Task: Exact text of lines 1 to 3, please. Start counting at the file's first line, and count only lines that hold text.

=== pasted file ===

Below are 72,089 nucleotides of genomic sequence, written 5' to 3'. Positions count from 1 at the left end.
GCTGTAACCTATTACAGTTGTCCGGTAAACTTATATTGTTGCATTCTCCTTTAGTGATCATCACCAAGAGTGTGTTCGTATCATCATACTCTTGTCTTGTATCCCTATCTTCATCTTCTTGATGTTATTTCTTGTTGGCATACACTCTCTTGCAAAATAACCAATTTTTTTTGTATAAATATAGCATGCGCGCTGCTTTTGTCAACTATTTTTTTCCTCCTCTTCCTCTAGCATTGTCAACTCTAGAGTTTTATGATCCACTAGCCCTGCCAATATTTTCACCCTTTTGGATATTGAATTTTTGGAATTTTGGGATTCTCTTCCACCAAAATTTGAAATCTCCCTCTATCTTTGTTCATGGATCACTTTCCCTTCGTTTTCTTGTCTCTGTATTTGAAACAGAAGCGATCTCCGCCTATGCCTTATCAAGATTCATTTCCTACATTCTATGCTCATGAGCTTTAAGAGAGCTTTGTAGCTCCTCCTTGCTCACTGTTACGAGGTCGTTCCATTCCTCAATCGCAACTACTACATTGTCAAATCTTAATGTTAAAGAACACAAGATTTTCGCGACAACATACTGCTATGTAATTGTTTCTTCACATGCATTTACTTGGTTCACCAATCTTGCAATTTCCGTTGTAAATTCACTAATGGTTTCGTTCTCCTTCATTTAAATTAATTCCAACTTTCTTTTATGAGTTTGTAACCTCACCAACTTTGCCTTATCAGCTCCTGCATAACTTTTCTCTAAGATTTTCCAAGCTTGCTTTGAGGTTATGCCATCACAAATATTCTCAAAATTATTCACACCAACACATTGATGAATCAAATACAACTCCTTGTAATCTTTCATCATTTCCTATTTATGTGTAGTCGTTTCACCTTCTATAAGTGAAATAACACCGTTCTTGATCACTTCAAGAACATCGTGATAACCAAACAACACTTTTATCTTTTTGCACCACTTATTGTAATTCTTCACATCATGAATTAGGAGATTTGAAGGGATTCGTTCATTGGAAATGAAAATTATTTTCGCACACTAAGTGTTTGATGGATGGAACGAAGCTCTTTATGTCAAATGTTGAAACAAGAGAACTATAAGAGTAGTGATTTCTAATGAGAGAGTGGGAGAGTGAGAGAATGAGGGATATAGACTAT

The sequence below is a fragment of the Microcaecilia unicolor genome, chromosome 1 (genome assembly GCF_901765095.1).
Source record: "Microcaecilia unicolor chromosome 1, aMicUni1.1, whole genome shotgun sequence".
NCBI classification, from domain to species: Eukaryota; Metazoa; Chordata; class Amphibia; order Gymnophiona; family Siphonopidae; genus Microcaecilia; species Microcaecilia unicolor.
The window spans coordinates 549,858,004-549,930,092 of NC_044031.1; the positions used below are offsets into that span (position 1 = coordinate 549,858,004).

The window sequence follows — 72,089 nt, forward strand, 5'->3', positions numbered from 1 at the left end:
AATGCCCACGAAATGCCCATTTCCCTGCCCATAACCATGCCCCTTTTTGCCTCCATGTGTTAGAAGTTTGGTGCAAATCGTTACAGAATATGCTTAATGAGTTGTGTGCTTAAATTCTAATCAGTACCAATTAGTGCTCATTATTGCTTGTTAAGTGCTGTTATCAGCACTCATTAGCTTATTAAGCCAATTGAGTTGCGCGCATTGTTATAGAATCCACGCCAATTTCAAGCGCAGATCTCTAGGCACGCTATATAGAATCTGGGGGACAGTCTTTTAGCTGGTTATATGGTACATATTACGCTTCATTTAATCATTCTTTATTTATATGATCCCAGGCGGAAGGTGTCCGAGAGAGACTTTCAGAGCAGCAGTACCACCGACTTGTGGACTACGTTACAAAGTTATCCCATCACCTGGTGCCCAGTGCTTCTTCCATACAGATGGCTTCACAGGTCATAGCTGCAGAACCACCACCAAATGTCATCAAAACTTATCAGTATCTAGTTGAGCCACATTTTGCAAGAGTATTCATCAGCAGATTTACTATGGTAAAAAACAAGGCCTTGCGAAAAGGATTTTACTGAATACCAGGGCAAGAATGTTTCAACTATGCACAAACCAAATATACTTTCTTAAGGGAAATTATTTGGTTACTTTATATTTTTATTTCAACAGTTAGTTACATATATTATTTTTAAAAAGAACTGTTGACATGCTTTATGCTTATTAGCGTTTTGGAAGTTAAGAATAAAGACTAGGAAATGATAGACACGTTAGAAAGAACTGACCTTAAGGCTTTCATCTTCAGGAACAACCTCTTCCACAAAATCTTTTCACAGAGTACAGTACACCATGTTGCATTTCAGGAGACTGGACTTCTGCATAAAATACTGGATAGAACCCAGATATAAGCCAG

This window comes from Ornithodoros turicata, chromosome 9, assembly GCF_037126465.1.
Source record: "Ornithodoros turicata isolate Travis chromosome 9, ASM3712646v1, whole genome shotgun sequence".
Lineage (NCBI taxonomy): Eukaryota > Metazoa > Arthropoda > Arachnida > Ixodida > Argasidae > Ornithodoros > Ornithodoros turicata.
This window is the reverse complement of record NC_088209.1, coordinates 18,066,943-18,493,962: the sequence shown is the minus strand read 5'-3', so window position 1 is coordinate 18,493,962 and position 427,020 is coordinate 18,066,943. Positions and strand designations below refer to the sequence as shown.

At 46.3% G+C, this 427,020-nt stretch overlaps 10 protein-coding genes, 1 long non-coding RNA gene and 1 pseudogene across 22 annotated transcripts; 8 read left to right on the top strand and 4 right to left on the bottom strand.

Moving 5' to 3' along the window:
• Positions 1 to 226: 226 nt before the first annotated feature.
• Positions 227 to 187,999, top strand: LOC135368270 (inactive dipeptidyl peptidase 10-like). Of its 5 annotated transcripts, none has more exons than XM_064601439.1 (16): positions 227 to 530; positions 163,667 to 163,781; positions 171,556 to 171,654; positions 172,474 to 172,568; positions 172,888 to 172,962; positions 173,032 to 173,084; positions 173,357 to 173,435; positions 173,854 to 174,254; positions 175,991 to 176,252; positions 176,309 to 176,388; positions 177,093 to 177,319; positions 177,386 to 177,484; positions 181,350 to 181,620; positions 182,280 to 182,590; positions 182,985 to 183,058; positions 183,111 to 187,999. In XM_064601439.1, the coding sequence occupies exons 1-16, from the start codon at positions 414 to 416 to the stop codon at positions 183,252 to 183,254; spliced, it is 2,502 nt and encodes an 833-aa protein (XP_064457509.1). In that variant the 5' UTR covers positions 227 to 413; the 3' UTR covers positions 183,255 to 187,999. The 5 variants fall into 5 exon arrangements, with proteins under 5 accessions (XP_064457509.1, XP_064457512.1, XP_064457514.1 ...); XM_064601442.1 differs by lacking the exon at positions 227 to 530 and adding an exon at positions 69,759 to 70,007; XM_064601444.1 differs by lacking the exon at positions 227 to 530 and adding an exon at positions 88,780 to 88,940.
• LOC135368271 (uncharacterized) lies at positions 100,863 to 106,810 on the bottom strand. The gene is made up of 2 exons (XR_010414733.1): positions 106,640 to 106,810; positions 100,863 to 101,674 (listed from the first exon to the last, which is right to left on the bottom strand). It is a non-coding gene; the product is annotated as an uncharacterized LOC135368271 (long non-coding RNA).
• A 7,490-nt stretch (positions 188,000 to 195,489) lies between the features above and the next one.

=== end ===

Below are 72,089 nucleotides of genomic sequence, written 5' to 3'. Positions count from 1 at the left end.
GCTGTAACCTATTACAGTTGTCCGGTAAACTTATATTGTTGCATTCTCCTTTAGTGATCATCACCAAGAGTGTGTTCGTATCATCATACTCTTGTCTTGTATCCCTATCTTCATCTTCTTGATGTTATTTCTTGTTGGCATACACTCTCTTGCAAAATAACCAATTTTTTTTGTATAAATATAGCATGCGCGCTGCTTTTGTCAACTATTTTTTTCCTCCTCTTCCTCTAGCATTGTCAACTCTAGAGTTTTATGATCCACTAGCCCTGCCAATATTTTCACCCTTTTGGATATTGAATTTTTGGAATTTTGGGATTCTCTTCCACCAAAATTTGAAATCTCCCTCTATCTTTGTTCATGGATCACTTTCCCTTCGTTTTCTTGTCTCTGTATTTGAAACAGAAGCGATCTCCGCCTATGCCTTATCAAGATTCATTTCCTACATTCTATGCTCATGAGCTTTAAGAGAGCTTTGTAGCTCCTCCTTGCTCACTGTTACGAGGTCGTTCCATTCCTCAATCGCAACTACTACATTGTCAAATCTTAATGTTAAAGAACACAAGATTTTCGCGACAACATACTGCTATGTAATTGTTTCTTCACATGCATTTACTTGGTTCACCAATCTTGCAATTTCCGTTGTAAATTCACTAATGGTTTCGTTCTCCTTCATTTAAATTAATTCCAACTTTCTTTTATGAGTTTGTAACCTCACCAACTTTGCCTTATCAGCTCCTGCATAACTTTTCTCTAAGATTTTCCAAGCTTGCTTTGAGGTTATGCCATCACAAATATTCTCAAAATTATTCACACCAACACATTGATGAATCAAATACAACTCCTTGTAATCTTTCATCATTTCCTATTTATGTGTAGTCGTTTCACCTTCTATAAGTGAAATAACACCGTTCTTGATCACTTCAAGAACATCGTGATAACCAAACAACACTTTTATCTTTTTGCACCACTTATTGTAATTCTTCACATCATGAATTAGGAGATTTGAAGGGATTCGTTCATTGGAAATGAAAATTATTTTCGCACACTAAGTGTTTGATGGATGGAACGAAGCTCTTTATGTCAAATGTTGAAACAAGAGAACTATAAGAGTAGTGATTTCTAATGAGAGAGTGGGAGAGTGAGAGAATGAGGGATATAGACTAT

The sequence below is a fragment of the Microcaecilia unicolor genome, chromosome 1 (genome assembly GCF_901765095.1).